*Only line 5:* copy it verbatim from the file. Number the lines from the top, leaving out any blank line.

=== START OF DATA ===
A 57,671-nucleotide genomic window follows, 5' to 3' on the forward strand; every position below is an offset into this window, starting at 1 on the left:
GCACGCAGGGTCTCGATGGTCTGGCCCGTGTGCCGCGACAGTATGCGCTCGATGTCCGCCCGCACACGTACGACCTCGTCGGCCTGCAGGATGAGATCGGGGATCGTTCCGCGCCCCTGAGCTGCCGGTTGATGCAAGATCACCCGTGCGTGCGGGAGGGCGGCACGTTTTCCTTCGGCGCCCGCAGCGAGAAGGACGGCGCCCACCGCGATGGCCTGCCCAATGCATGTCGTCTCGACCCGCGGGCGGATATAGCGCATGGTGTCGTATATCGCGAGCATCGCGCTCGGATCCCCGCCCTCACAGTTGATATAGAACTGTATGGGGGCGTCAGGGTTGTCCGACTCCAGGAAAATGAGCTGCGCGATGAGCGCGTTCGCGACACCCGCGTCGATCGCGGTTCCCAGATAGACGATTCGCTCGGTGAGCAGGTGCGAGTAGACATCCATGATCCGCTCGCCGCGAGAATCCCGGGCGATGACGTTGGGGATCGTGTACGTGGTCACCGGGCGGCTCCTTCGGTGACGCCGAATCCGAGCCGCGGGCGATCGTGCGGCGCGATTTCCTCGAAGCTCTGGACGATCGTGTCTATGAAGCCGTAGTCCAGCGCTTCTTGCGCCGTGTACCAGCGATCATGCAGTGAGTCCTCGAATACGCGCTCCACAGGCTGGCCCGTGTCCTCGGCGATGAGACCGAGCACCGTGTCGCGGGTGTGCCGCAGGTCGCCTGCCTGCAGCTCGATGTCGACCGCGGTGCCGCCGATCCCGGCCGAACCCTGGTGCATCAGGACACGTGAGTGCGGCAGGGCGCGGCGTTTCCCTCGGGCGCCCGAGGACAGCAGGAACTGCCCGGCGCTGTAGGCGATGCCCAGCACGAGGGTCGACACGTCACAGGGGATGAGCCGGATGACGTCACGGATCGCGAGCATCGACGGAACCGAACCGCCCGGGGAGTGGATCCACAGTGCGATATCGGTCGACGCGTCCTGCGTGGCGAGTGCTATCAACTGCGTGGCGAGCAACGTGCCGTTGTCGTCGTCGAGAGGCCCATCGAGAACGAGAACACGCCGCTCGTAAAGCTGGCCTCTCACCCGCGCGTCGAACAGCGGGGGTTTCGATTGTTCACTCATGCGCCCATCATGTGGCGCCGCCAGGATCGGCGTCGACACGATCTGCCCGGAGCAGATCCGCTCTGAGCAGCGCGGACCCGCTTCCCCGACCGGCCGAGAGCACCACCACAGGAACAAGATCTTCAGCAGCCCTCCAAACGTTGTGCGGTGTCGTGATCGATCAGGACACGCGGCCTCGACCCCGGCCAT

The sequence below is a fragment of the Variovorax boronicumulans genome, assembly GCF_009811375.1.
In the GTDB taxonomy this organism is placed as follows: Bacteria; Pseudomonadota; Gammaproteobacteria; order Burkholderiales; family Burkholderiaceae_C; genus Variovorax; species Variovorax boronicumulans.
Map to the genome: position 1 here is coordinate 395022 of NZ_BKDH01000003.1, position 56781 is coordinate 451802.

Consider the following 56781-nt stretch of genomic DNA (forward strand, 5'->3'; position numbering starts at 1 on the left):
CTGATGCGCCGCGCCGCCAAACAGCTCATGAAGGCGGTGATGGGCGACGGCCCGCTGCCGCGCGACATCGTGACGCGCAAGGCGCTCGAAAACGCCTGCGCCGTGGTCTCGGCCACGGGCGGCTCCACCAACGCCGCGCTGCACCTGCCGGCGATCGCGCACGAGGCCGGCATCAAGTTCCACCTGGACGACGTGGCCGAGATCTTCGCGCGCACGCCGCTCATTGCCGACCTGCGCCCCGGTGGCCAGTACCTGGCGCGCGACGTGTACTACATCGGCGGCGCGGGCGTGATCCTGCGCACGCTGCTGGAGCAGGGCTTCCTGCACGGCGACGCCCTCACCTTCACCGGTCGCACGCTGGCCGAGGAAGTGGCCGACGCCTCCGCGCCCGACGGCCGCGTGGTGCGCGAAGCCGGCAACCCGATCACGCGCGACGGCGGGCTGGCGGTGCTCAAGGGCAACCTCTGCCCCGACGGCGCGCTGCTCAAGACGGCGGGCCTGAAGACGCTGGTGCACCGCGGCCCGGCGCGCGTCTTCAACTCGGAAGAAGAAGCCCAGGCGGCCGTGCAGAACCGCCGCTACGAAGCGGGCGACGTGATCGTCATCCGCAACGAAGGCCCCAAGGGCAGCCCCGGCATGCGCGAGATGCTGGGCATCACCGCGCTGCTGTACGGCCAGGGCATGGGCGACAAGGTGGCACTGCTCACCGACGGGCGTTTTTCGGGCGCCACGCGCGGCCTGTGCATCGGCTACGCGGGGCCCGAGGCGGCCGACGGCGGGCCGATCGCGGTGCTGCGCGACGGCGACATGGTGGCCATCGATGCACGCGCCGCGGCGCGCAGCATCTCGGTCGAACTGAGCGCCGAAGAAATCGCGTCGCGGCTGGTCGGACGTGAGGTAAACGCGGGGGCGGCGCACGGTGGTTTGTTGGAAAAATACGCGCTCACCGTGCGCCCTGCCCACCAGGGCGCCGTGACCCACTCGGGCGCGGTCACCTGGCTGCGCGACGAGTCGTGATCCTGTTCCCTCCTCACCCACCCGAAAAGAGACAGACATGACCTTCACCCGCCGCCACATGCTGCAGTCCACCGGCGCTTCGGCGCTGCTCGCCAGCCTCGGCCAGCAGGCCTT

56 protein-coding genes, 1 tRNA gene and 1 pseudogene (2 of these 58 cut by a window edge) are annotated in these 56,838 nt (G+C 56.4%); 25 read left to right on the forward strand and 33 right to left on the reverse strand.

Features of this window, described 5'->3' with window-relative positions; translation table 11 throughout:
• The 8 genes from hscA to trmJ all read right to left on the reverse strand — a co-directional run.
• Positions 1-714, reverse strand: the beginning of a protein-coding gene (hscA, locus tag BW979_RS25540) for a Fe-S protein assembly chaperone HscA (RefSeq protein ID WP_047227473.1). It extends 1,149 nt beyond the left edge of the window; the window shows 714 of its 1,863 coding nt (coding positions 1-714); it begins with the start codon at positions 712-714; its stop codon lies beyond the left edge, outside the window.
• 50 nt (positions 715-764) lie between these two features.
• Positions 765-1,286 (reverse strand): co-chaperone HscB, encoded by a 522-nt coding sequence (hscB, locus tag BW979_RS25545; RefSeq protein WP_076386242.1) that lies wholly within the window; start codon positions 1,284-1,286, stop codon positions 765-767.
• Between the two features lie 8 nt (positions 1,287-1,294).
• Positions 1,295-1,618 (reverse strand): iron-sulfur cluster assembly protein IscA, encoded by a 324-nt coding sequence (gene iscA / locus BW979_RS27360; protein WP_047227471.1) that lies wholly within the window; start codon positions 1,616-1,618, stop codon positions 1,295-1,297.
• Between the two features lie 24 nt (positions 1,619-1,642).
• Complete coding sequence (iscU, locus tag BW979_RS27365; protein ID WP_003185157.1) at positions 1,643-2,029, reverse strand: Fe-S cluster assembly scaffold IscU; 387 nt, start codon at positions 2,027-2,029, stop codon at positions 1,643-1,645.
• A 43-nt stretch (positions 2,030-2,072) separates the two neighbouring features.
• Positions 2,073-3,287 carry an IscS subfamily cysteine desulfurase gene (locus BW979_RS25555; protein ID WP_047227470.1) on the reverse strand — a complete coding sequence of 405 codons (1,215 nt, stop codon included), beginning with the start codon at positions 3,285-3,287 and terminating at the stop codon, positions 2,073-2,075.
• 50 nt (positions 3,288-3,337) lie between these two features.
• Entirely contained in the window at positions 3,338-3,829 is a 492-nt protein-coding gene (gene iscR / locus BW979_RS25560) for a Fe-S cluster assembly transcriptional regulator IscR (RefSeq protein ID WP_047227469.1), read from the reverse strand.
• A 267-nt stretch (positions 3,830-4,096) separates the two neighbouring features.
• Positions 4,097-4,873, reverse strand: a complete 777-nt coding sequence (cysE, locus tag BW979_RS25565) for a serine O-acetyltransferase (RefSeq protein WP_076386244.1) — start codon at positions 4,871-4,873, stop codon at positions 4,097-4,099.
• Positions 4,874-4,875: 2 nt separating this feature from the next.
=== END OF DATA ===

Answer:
Map to the genome: position 1 here is coordinate 395022 of NZ_BKDH01000003.1, position 56781 is coordinate 451802.